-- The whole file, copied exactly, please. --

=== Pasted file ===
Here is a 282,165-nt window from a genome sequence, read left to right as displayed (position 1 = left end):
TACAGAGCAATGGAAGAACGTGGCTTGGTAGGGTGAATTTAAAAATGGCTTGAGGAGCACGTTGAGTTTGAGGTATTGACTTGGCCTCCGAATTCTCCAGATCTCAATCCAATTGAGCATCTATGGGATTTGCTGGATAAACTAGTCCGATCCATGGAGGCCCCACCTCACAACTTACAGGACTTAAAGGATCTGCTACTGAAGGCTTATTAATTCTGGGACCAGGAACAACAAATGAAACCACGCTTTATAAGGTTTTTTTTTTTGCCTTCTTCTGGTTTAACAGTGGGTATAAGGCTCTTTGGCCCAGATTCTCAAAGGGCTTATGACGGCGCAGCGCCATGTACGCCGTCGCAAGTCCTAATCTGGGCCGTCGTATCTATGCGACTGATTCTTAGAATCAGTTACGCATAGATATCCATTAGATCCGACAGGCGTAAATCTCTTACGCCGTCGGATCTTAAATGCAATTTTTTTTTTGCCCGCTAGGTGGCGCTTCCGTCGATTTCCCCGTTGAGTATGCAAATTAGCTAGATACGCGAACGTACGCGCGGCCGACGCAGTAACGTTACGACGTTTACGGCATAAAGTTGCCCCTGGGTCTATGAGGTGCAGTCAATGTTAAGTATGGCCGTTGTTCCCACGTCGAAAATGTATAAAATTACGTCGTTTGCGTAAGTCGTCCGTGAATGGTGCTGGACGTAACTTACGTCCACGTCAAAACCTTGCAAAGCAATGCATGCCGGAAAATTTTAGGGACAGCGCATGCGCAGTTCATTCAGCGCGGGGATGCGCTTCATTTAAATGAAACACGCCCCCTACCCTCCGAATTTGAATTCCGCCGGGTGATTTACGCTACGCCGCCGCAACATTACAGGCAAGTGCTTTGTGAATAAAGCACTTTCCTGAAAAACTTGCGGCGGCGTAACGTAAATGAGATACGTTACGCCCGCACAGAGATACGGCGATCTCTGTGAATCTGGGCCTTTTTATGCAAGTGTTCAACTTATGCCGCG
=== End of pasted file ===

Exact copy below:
Here is a 282,165-nt window from a genome sequence, read left to right as displayed (position 1 = left end):
TACAGAGCAATGGAAGAACGTGGCTTGGTAGGGTGAATTTAAAAATGGCTTGAGGAGCACGTTGAGTTTGAGGTATTGACTTGGCCTCCGAATTCTCCAGATCTCAATCCAATTGAGCATCTATGGGATTTGCTGGATAAACTAGTCCGATCCATGGAGGCCCCACCTCACAACTTACAGGACTTAAAGGATCTGCTACTGAAGGCTTATTAATTCTGGGACCAGGAACAACAAATGAAACCACGCTTTATAAGGTTTTTTTTTTTGCCTTCTTCTGGTTTAACAGTGGGTATAAGGCTCTTTGGCCCAGATTCTCAAAGGGCTTATGACGGCGCAGCGCCATGTACGCCGTCGCAAGTCCTAATCTGGGCCGTCGTATCTATGCGACTGATTCTTAGAATCAGTTACGCATAGATATCCATTAGATCCGACAGGCGTAAATCTCTTACGCCGTCGGATCTTAAATGCAATTTTTTTTTTGCCCGCTAGGTGGCGCTTCCGTCGATTTCCCCGTTGAGTATGCAAATTAGCTAGATACGCGAACGTACGCGCGGCCGACGCAGTAACGTTACGACGTTTACGGCATAAAGTTGCCCCTGGGTCTATGAGGTGCAGTCAATGTTAAGTATGGCCGTTGTTCCCACGTCGAAAATGTATAAAATTACGTCGTTTGCGTAAGTCGTCCGTGAATGGTGCTGGACGTAACTTACGTCCACGTCAAAACCTTGCAAAGCAATGCATGCCGGAAAATTTTAGGGACAGCGCATGCGCAGTTCATTCAGCGCGGGGATGCGCTTCATTTAAATGAAACACGCCCCCTACCCTCCGAATTTGAATTCCGCCGGGTGATTTACGCTACGCCGCCGCAACATTACAGGCAAGTGCTTTGTGAATAAAGCACTTTCCTGAAAAACTTGCGGCGGCGTAACGTAAATGAGATACGTTACGCCCGCACAGAGATACGGCGATCTCTGTGAATCTGGGCCTTTTTATGCAAGTGTTCAACTTATGCCGCG